I found this information interesting:
The presumed answer is yes! In the US alone, the Department of Justice calls hacking back “likely illegal”; the Federal Bureau of Investigation “cautions” victims against it; and White House officials call it “a terrible idea.”
But none has clearly declared it illegal. Ethics for guidance, might permit hacking back.
If cyber-attacks are a law enforcement issue, the usual solution is to let the authorities handle it.
Every one has the right to self-defense is basic and does not go away, even when help is on the way. In a home robbery, for example, it’d be reasonable to defend your family while waiting for the police, since a lot can happen in the several minutes in between.
But what if you can’t identify the attacker? What if he’s really an innocent person who accidentally stumbled into your house? These are the worries with hacking back.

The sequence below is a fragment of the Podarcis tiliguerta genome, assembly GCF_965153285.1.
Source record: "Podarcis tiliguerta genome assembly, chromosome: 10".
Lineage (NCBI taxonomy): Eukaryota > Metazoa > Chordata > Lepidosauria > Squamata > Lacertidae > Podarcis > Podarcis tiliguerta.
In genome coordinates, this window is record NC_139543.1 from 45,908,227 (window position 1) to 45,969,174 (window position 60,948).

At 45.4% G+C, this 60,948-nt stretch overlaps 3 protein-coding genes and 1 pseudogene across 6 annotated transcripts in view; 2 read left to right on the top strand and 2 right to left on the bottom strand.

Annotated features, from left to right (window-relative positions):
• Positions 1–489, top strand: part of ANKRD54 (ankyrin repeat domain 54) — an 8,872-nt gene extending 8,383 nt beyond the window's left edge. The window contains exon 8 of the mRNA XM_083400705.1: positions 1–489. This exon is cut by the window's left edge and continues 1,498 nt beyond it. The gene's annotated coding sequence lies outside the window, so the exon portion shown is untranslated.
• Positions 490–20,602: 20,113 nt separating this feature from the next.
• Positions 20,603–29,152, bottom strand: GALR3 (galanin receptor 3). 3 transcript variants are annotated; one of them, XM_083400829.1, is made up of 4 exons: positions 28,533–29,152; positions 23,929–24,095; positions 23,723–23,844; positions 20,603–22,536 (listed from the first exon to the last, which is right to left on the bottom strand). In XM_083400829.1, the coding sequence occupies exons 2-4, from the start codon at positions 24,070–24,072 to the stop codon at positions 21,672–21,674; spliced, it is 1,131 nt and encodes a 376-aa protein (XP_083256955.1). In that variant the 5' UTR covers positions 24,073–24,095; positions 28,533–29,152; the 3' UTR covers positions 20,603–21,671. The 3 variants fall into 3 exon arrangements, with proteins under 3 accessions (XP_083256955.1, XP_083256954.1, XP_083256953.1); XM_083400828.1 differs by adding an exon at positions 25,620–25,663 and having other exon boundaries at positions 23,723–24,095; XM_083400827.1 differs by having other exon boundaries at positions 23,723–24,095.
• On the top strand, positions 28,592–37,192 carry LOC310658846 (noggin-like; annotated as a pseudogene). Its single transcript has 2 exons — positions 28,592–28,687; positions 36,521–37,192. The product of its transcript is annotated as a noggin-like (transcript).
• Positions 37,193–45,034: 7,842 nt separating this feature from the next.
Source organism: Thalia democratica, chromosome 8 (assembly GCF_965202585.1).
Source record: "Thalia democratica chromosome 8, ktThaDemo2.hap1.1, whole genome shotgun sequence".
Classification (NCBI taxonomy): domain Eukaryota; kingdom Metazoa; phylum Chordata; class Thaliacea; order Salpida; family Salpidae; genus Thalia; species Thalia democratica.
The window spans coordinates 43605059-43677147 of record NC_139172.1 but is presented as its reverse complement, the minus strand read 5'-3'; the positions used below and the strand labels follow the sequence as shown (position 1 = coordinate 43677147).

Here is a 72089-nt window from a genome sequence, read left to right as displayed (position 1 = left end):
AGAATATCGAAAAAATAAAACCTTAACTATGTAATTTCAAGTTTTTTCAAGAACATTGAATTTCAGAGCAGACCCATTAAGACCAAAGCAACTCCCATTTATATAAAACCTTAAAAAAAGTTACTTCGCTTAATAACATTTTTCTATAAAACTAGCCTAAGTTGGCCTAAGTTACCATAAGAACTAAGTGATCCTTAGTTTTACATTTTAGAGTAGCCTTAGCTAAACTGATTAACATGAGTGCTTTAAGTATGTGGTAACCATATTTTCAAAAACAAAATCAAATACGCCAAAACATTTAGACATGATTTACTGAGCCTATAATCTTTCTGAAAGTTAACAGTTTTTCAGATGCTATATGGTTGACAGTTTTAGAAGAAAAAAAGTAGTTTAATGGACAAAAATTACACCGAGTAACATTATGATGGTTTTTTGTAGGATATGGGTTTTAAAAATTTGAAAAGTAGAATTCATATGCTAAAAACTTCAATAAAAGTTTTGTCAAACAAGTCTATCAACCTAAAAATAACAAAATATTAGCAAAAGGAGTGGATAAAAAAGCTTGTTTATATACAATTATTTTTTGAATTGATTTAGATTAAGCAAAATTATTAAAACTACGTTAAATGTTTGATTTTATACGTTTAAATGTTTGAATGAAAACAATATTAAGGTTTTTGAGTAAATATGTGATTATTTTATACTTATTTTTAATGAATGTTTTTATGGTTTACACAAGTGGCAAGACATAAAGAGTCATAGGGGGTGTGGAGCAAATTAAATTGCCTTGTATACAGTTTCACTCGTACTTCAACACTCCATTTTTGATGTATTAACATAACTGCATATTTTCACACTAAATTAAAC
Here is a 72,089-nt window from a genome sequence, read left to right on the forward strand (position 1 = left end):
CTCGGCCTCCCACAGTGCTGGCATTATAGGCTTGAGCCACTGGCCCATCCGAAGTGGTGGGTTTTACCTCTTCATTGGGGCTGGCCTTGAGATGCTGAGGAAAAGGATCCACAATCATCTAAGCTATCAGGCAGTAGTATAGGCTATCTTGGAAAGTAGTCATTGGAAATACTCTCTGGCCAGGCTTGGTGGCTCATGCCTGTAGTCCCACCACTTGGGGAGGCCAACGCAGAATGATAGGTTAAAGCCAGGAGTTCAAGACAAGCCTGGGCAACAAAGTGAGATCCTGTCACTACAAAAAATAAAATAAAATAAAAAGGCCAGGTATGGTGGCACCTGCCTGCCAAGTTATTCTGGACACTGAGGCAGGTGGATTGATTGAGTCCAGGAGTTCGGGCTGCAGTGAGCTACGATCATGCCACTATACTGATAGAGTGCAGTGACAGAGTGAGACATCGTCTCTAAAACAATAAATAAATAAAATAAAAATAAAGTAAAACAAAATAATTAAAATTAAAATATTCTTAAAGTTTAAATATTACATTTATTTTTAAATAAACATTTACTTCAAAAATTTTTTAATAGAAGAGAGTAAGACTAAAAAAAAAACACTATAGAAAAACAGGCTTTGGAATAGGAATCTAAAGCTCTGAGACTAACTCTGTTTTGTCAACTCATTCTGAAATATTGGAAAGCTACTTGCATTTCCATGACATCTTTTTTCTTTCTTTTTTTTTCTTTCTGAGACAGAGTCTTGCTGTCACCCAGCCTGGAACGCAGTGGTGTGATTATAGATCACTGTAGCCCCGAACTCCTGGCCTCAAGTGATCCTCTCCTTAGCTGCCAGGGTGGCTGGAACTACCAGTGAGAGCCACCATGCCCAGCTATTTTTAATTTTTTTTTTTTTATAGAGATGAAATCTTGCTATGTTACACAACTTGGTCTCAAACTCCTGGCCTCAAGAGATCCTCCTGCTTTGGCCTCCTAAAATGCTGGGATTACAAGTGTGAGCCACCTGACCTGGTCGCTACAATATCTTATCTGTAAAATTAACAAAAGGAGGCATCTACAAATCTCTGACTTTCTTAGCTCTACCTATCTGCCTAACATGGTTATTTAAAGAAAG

Another worry with hacking back is that it may escalate a conflict: it may invite retaliations, further mayhem, and collateral damage. But this is too broad an objection, as any case of self-defense could be accused of the same provocation. Critics also worry that hacking back may destroy evidence needed for prosecution of the initial attack. Putting aside a lack of reliable prosecution against cyber-attackers in the first place.
Since ethic and Law may have been prejudged on hacking back, If there are more options when responding to cyber threats, and when we’re still grappling with the cyber domain conceptually, it may be premature to take any reasonable options off the table.